Microsoft is leaving no components of the Windows client “unturned” in the evolution from Windows Vista to Windows 7. Loyal to the strategy of building the next Windows operating system as a superlative of Vista in all aspects, the Redmond company's overhauling efforts span from Win7's under-the-hood architecture to the GUI on the surface, and to the natural user interface interaction model. Michael Bernstein, the development lead for Accessibility and Speech Recognition experiences in Windows 7, pointed to the Microsoft User Interface Automation as the evolution of the foundation for accessibility in the next iteration of the Windows client.
“In Windows 7, we invested in improving the performance of the UI Automation system, and created a new, native-code API for UI Automation, to make sure that it can be used effectively by a wide range of assistive technology software,” Bernstein explained.
“Now applications written in C++, as well as those written using the .NET Framework, can take advantage of UI Automation. We also did a bunch of work to make sure that the UI Automation system was integrated even more closely with the legacy Microsoft Active Accessibility (MSAA) system, and developed new bridging techniques between the best of the new and the old technologies.”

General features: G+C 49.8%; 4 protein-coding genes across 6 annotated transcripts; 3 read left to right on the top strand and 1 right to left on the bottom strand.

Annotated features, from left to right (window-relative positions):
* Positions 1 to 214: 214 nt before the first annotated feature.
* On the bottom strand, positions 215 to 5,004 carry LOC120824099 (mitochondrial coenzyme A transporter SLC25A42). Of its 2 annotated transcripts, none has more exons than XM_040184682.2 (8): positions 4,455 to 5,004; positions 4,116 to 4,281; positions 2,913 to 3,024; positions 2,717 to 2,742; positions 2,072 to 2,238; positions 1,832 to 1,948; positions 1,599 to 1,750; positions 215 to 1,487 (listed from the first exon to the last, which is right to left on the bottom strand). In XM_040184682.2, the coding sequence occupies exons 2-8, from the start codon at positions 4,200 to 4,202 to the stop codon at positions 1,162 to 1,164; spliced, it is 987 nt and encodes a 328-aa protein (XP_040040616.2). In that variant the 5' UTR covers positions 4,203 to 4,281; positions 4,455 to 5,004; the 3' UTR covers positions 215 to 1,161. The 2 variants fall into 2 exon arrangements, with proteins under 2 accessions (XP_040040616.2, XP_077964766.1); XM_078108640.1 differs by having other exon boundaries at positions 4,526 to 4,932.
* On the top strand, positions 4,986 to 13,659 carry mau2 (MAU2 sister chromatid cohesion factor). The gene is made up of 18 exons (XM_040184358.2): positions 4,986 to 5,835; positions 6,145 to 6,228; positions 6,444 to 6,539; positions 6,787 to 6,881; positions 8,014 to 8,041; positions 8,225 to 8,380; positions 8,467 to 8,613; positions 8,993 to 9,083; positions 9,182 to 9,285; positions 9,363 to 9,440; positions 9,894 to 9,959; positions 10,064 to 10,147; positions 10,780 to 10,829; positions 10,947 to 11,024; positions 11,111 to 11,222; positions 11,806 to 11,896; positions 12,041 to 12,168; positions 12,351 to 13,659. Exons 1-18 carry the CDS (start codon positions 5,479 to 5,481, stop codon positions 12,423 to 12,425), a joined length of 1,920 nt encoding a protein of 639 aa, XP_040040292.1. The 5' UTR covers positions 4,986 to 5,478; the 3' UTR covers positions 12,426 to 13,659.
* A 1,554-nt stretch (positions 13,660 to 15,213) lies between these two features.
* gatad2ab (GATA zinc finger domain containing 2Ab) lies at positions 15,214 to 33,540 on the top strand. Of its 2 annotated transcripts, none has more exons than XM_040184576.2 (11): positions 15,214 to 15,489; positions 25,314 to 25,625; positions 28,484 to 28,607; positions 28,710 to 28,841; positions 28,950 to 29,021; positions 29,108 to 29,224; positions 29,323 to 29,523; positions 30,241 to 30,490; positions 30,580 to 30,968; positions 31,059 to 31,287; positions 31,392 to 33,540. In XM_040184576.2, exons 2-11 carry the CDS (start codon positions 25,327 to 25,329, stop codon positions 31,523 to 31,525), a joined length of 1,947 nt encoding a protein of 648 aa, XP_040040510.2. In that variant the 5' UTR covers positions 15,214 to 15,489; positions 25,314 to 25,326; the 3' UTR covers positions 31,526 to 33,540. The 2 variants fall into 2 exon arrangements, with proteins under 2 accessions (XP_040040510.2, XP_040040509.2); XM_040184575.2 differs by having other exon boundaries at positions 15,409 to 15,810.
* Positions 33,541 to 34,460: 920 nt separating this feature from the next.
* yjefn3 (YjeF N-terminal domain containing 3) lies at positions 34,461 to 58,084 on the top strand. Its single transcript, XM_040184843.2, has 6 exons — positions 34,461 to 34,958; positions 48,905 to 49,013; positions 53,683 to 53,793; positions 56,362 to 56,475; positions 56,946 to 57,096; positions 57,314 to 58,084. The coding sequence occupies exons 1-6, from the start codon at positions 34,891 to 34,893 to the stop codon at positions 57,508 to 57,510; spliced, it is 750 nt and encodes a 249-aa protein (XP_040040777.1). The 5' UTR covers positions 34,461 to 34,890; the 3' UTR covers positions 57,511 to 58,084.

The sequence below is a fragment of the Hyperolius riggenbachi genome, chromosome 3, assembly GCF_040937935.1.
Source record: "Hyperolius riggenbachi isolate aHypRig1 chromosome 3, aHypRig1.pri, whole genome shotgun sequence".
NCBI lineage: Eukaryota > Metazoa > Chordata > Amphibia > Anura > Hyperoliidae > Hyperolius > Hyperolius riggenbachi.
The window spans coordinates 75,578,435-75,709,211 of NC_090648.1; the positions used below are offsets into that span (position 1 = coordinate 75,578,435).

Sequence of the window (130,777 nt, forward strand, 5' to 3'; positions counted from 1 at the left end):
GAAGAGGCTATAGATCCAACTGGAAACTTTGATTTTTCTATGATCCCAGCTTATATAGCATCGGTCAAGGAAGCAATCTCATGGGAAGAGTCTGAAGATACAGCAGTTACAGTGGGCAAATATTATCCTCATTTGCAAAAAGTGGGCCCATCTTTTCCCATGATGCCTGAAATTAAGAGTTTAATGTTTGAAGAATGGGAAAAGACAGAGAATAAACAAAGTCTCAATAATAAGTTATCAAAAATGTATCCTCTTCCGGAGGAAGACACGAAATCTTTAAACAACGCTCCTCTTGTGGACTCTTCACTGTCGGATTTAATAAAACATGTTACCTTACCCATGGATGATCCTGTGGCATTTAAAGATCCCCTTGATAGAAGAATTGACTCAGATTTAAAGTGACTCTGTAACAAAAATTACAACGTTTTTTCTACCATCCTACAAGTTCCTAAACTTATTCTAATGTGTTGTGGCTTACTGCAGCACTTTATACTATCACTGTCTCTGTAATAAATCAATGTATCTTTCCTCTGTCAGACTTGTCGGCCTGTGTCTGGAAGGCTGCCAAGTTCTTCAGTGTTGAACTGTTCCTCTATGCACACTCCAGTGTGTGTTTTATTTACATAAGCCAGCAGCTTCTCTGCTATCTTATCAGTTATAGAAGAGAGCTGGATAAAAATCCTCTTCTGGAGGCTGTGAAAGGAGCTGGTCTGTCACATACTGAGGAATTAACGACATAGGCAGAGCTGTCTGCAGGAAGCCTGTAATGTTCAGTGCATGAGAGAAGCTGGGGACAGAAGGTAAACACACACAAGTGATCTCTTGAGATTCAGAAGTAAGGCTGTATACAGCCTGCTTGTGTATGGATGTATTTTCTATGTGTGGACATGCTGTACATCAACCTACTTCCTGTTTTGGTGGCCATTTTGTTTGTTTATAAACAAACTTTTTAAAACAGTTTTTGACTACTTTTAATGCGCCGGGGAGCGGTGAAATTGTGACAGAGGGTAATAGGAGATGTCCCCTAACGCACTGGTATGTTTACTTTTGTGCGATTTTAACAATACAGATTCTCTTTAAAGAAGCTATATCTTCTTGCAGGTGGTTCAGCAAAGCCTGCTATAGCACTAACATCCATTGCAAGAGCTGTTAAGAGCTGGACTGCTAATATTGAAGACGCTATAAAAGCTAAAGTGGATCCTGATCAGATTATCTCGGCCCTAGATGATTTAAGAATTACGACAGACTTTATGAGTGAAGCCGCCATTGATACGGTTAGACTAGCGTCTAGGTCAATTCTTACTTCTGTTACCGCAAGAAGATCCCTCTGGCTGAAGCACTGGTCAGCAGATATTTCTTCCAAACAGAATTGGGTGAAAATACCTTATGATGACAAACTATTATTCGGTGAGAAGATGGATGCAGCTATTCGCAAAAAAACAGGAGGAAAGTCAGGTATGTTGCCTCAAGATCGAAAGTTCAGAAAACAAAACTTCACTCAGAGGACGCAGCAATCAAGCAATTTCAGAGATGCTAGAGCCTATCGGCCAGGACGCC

The Windows accessibility framework, intimately connected with the Windows Presentation Framework, is designed to take the manipulation of the UI beyond standard input via assistive technology products. A collection of applications programming interfaces and a set of default features, Windows Accessibility is designed to open up the operating system to as much people as possible, regardless of physical or cognitive disabilities.
“UI Automation Clients can read Accessibility information from MSAA applications, and vice versa, to ensure maximum Accessibility, regardless of which accessibility API an application used originally,” Bernstein added. “Since the UI Automation and MSAA systems cooperate closely in many scenarios, we decided to name the combination of the two, calling it the Windows Automation API. This architecture forms the foundation for the rest of our Accessibility effort, and we’re pleased to have this Accessibility foundation Windows 7.”